Editor Joe Walker (“Widows”) re-teams with director Denis Villeneuve on his passion project, “Dune,” a retelling of novelist Frank Herbert’s sci-fi saga about power, politics, and religion. This marks their fourth collaboration in a row, following “Sicario,” “Arrival,” and “Blade Runner 2049.”
“Dune,” which starts shooting in Budapest in March for Legendary, stars Timothée Chalamet (“Beautiful Boy,” “Call Me By Your Name”) as an exiled nobleman, who leads a rebellion on the eponymous desert planet, whose valuable resource, the mind-enhancing “spice,” causes a feudal war. Rebecca Ferguson (“Mission: Impossible — Fallout”) plays his mother, and Dave Bautista (“Blade Runner 2049”) co-stars as a brutal rival.
“I was deeply familiar with ‘Arrival’ and ‘Blade Runner’ before they were made, sitting next to Denis in the cutting room when he formulated them, but, on this one, I’ve rather enjoyed being kept in the dark,” said Walker, who’s also cut four films for director Steve McQueen and has been nominated twice for Oscars (“Arrival,” “12 Years a Slave”).
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However, Walker believes the director is best suited to open up the rich and exotic universe created by Herbert (filmed once before by David Lynch in 1984 with unsatisfying results, and as an acclaimed 2000 miniseries). “For me, there’s great synaptic pleasure working within [Villeneuve’s] worlds.”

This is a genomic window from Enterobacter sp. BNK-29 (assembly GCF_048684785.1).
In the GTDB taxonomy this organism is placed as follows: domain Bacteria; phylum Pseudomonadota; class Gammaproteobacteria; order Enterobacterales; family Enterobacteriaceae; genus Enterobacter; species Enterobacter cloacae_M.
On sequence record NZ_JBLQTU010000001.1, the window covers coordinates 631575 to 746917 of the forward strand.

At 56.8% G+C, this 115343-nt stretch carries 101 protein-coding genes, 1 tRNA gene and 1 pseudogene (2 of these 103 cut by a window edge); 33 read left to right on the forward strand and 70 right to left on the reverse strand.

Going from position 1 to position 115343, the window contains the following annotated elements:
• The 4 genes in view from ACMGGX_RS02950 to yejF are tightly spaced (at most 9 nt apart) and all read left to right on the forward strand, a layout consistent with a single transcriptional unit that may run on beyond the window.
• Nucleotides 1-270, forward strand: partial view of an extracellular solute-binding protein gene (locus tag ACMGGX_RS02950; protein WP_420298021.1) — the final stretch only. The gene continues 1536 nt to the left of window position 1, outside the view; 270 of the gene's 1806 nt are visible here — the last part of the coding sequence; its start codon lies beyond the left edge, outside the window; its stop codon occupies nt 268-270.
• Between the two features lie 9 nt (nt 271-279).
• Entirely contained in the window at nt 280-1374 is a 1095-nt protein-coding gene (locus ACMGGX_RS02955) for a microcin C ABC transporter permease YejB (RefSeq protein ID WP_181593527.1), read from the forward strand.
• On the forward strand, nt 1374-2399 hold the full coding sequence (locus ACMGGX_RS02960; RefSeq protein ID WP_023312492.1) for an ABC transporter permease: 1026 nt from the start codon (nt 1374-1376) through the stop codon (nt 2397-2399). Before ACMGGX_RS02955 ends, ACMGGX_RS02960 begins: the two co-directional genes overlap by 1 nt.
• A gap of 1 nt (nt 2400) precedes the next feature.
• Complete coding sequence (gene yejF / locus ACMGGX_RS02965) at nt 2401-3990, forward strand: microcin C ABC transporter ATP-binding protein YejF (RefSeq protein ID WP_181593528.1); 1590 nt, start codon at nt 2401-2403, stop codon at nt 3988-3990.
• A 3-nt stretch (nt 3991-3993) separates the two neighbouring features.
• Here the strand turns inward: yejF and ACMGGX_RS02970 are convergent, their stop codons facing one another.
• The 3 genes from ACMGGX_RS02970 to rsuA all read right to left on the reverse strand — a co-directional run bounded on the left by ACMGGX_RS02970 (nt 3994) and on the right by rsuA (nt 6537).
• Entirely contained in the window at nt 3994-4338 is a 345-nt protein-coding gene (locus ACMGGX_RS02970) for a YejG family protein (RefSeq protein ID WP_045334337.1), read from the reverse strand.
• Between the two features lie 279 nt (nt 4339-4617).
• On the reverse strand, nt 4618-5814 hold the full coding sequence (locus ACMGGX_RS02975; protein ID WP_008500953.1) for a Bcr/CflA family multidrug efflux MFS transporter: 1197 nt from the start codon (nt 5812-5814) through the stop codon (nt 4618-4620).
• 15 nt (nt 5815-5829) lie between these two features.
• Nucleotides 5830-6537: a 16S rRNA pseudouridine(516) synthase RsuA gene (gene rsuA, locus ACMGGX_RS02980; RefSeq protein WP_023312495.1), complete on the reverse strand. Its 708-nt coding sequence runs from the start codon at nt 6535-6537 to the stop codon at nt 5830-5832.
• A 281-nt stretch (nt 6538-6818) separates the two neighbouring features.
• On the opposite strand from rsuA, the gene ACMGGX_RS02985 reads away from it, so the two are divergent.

Walker even recalled Villeneuve telling him why he’s been passionately drawn to “Dune” since childhood. “The one thing he said to me was that it’s almost like an aficionado writing it,” Walker said. “It’s not necessarily a super-polished piece of fiction, but it taps into two things that are fascinating: oil and religion.”
And therein lies the timeless appeal of “Dune,” which could be rebooted as a compelling Middle East allegory:” What’s tantalizing about it is there’s a wealth of material there,” Walker said. “Having to encounter other cultures and create stability out of unrest.”
But for Villeneuve, there’s also a fascination with Herbert’s portrayal of female empowerment. “I’m fond of the way they approach power and politics, and influence the world through a very powerful, undercover movement that is ruling society,” Villeneuve told IndieWire.
But, unable to lure back Oscar-winning cinematographer Roger Deakins (“Blade Runner 2049”) for the fourth time, Villeneuve tapped DP Greig Fraser (“Vice” and the Oscar-nominated “Lion”). Currently, they’re testing various formats (including large-format) and deciding on a desert location. They’re also considering making “Dune” in two parts.
“The word epic is overused, but it has that quality,” said Walker.